Search Results: "Frank Morrison"


BOOK REVIEW

OUT OF THE BALLPARK by Alex Rodriguez
CHILDREN'S
Released: Feb. 6, 2007

"Adult readers will find the insight into A-Rod's complex character rather more engaging. (author's note, photographs) (Picture book. 5-9)"
Another celebrity offering, but not nearly so bad as it might be. Read full book review >

BOOK REVIEW

I GOT THE RHYTHM by Connie Schofield-Morrison
CHILDREN'S
Released: June 3, 2014

"A lively celebration of music and expressive dance. (Picture book. 3-6)"
The beat is all around her when a girl takes a walk in the park with her mother. Read full book review >

BOOK REVIEW

LITTLE MELBA AND HER BIG TROMBONE by Katheryn Russell-Brown
CHILDREN'S
Released: July 1, 2014

"Readers will agree that 'Melba Doretta Liston was something special.' (Picture book. 4-8)"
Bewitched by the rhythms of jazz all around her in Depression-era Kansas City, little Melba Doretta Liston longs to make music in this fictional account of a little-known jazz great. Read full book review >

BOOK REVIEW

BALLERINA DREAMS by Michaela DePrince
CHILDREN'S
Released: Oct. 14, 2014

"A title sure to attract ballet aficionados, with added appeal for its depiction of an adoptive family and a ballerina who just happens to be black. (Early reader/memoir. 6-8)"
This autobiographical title for newly independent readers will reward efforts with an inspiring story about ballerina Michaela DePrince's life and passion for dance. Read full book review >

BOOK REVIEW

KEENA FORD AND THE FIELD TRIP MIX-UP by Melissa Thomson
CHILDREN'S
Released: July 1, 2009

"Though a strong African-American heroine is most welcome in chapter books and Keena and her family are likable and realistic, this series needs more polish before Keena writes about her next month in school. (Fiction. 6-9)"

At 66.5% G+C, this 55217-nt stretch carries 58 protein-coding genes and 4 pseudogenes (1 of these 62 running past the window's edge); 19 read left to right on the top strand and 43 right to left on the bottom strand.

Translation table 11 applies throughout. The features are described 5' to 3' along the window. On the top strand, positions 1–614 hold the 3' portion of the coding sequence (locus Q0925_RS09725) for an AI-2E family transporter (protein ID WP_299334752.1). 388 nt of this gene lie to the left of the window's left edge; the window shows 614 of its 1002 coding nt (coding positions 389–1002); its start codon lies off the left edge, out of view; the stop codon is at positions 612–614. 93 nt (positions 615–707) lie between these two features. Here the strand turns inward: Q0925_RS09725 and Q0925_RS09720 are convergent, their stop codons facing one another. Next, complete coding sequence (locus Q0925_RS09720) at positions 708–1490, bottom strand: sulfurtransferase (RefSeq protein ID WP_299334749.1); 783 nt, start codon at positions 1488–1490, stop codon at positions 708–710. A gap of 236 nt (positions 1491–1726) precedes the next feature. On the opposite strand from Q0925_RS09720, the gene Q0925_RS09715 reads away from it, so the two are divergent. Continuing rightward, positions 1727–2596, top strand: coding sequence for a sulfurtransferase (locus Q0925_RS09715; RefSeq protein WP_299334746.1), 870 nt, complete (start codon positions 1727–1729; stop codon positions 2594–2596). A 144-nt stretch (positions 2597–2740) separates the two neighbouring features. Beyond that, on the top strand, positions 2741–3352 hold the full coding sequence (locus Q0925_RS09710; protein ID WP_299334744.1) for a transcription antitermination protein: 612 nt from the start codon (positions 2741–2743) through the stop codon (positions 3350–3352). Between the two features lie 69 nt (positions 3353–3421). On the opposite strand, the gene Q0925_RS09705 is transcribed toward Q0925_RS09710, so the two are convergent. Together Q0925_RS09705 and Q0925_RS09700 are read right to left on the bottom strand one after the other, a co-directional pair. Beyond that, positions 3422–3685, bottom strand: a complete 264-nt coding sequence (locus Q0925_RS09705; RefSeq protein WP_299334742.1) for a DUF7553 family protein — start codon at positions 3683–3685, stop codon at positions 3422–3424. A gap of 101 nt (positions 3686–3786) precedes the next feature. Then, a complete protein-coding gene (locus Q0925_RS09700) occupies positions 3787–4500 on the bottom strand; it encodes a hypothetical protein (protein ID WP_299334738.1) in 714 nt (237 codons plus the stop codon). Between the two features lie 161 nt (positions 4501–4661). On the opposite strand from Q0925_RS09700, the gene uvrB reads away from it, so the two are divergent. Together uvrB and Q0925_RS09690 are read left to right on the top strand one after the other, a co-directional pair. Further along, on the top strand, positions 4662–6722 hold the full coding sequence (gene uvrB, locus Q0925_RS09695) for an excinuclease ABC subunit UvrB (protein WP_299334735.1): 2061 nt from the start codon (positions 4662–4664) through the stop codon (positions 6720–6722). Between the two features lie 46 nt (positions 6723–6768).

Keena Ford's second-grade class is taking a field trip to the United States Capitol. Read full book review >

BOOK REVIEW

MY FEET ARE LAUGHING by Lissette Norman
CHILDREN'S
Released: April 7, 2006

"Sure to make readers' feet laugh. (Picture book/poetry. 6-8)"
Sadie is a young Dominican-American who lives in Harlem with her mom and sister in her grandma's house. Read full book review >

BOOK REVIEW

FOR THE LOVE OF SOCCER! by Pelé
CHILDREN'S
Released: May 25, 2010

"A must-share for soccer enthusiasts of any age. (Picture book. 3-8)"
The legendary soccer player composes a stirring ode to his beloved sport. Read full book review >

BOOK REVIEW

MUHAMMAD ALI by Gene Barretta
CHILDREN'S
Released: Jan. 17, 2017

"An eye-catching if incomplete treatment of the legend. (Picture book/biography. 3-7)"
Boxing legend Muhammad Ali comes to life for young readers. Read full book review >

BOOK REVIEW

KEENA FORD AND THE SECOND-GRADE MIX-UP by Melissa Thomson
CHILDREN'S
Released: July 1, 2008

"Still, her escapades and the way she handles them ring with an emotional honesty readers will recognize: If she continues to develop, she has the potential to become a genuine character in her own right. (Fiction. 6-9)"
Diarist Keena Ford is ambivalent about second grade: Girls and boys are placed in separate classes, so she will not be with her best friend, Eric. Read full book review >

BOOK REVIEW

LONG SHOT by Chris Paul
CHILDREN'S
Released: Sept. 22, 2009

"The volume ends with a note detailing Paul's accomplishments in college basketball and in the NBA. (Picture book. 6-10)"
In this made-to-inspire autobiographical account, NBA All-Star Chris Paul recalls the difficulty he faced making it onto the school's basketball team. Read full book review >

BOOK REVIEW

QUEEN OF THE SCENE by Queen Latifah
CHILDREN'S
Released: Oct. 1, 2006

"Latifah's ode to self-esteem benefits greatly from the companion CD, but the minimal text, with a dashed-off feel and sometimes awkward rhymes, will probably leave the reader wanting more. (Picture book. 3-7)"
A little girl demonstrates her confidence and her mad skills on the playground. Read full book review >

BOOK REVIEW

GEORGE CRUM AND THE SARATOGA CHIP by Gaylia Taylor
CHILDREN'S
Released: April 1, 2006

"The author leaves Crum presiding over a restaurant (also integrated) of his own, closes with a note separating fact from fiction and also lists her sources. (Picture book/nonfiction. 7-9)"
Spinning lively invented details around skimpy historical records, Taylor profiles the 19th-century chef credited with inventing the potato chip. Read full book review >